Jump to content
StuPer

StuPer

Member Member
  • Joined:
  • Last Visited:
  • 143

    Content

  • 0

    Articles

  • 3,720

    Visitors

  • 0

    Followers

  • 0

    Points

I trained as a Mental Health nurse in the UK, and moved to Australia to be with my wife in 2000.

StuPer's Latest Activity

  1. StuPer

    Abilify

    I too have a poor opinion of Abilify, not least of which was the test trial data submitted to the FDA which showed it destroyed the cornea of albino rabbits, the company was ordered to do post approval testing to look at any implications for humans, but as far as I know it hasnt been done. I had an opportunity to attend a sponsored meal at the end of a valauble conference a few years ago, and had great pleasure in laying into the Abilify presenter about the poor wabbits StuPer
  2. StuPer

    New RN and stressed out!

    Hey guys, This is an issue every where it seems, and there is no easy answer, however admiting terminally ill people to a psych ward because they are depressed is just in one word a 'dump'. Good god have they not heard of palliative care, that is their field, being depressed in that scenario is a 'normal' function of the grieving process, pally care assist individuals and families to come to terms with this and to help them prepare for 'the end'. Putting people like this in a psych ward is an absolute injustice, no wonder you are struggling to cope. Frankly if your administration see's no problem with this practice I'd be looking for alternate employment. Take care of yourself because under that kind of stress your own mental health could suffer. Ohh and we to do not admit people with IV's for the same reasons JentheRN05 stated, no mental health facility I know does. regards StuPer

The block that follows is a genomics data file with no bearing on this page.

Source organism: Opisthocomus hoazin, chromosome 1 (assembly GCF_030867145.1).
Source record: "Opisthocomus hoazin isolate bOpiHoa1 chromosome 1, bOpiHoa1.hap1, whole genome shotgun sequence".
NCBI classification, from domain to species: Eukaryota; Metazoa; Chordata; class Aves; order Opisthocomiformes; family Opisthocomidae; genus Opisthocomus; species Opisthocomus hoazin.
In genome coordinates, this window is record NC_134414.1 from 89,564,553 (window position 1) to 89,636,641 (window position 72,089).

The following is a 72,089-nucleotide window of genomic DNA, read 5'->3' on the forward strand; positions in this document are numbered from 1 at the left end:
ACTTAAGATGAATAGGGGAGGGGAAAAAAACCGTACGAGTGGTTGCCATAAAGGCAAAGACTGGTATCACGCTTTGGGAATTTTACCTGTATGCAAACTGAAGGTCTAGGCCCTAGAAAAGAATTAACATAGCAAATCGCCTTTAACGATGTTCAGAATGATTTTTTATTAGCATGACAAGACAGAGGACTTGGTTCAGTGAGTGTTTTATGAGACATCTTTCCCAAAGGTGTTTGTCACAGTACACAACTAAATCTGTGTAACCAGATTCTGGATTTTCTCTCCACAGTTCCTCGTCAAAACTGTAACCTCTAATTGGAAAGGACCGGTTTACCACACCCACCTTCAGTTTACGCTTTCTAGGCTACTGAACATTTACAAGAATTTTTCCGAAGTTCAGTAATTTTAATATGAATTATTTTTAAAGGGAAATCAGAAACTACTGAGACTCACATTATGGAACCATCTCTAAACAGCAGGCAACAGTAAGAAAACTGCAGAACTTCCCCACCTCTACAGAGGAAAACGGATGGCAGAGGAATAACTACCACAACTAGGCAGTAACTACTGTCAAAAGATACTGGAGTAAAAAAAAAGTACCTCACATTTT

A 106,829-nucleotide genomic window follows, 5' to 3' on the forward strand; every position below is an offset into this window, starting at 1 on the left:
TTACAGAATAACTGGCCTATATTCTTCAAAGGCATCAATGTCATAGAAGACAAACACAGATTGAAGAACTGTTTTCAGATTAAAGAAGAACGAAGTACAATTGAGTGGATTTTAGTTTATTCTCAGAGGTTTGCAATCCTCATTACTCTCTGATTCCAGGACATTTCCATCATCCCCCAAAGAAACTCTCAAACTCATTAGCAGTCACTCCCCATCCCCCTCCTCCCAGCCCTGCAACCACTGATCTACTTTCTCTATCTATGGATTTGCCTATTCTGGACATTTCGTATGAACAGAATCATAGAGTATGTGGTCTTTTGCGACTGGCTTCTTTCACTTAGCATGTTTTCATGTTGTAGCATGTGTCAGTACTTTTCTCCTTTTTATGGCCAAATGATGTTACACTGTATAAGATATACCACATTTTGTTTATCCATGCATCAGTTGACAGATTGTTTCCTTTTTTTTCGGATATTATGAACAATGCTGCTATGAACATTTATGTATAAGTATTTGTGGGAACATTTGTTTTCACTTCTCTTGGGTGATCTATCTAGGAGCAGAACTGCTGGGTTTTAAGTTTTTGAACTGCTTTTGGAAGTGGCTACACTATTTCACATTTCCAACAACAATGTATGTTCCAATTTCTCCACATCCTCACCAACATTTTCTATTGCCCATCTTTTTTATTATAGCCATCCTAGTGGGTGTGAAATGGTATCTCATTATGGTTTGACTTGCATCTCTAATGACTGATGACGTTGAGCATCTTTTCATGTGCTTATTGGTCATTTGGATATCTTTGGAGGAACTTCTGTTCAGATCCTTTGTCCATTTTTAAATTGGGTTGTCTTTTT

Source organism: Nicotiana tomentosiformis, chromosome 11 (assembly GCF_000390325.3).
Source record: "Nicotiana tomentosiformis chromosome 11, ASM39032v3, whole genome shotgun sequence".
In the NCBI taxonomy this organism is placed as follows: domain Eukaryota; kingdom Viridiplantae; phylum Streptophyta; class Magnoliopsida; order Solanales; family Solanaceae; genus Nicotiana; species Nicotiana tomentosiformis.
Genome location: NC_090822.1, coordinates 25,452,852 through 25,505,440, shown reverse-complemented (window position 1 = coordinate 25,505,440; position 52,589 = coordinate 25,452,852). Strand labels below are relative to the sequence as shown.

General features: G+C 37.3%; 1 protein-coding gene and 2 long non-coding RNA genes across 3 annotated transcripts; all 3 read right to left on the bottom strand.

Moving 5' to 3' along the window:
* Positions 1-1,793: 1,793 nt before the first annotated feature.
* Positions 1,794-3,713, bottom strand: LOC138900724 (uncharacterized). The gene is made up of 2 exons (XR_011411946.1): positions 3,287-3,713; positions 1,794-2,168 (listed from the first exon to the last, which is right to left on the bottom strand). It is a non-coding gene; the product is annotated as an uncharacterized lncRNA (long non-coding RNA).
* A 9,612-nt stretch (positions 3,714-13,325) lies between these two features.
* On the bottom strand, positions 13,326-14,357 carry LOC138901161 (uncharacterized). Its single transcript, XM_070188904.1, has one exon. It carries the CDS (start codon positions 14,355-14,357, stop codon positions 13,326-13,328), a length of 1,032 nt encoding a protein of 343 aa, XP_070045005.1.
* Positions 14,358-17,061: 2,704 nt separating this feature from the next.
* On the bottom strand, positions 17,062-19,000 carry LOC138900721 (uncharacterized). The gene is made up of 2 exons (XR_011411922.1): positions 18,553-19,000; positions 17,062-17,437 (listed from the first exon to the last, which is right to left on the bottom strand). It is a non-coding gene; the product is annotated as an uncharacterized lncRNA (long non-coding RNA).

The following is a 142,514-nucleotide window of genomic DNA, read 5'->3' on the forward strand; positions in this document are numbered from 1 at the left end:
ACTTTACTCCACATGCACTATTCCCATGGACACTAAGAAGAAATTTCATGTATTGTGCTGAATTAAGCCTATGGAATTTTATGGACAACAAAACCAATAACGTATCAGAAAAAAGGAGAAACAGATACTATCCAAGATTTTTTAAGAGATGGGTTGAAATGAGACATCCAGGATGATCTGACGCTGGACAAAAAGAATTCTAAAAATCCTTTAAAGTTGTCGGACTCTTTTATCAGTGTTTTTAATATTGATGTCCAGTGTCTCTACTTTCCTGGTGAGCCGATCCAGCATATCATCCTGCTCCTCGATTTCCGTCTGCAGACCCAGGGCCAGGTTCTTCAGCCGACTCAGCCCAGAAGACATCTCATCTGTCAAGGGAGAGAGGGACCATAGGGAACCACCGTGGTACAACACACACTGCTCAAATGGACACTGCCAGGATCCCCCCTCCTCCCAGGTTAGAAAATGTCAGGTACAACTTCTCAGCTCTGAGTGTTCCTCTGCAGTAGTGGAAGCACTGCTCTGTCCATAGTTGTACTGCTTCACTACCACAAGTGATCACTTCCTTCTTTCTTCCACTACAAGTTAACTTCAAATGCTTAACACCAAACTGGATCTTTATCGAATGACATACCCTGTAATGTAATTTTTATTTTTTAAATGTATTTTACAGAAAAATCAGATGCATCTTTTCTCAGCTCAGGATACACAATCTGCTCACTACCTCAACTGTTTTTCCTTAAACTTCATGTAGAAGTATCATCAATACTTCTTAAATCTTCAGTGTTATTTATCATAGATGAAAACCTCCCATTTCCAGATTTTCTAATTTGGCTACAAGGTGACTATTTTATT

3. StuPer

    Psychiatry in UK

    Thanet, Sorry for the late response, but I trawl these threads a little too infrequently. Could you highlight the changes please, there has just been a review of the MHA here in NSW, wonder if the new Act will be as similar to the UK one as the old one here was. regards StuPer P.S. On arriving in Oz I worked in Forensics as well, its how I got my work visa here.
  4. StuPer

    Exorcism??

    While I dont doubt that some people have the belief that demonic possession is possible, I don't believe there is a place for that in a clinical setting. If you acknowledge demonic possession as a possibility, then you either acknowledge every other religion's versions of 'demonic possession' or you are infact invalidating any non-christians religious belief's. That could be a big problem in a multicultural society where as a clinician you will inevitably have to deal with someone who has differing religious views than yourself. I personally have never met anyone who was 'possessed', but I have met a few who felt they were, but only until they recieved treatment and their psychosis resolved. regards StuPer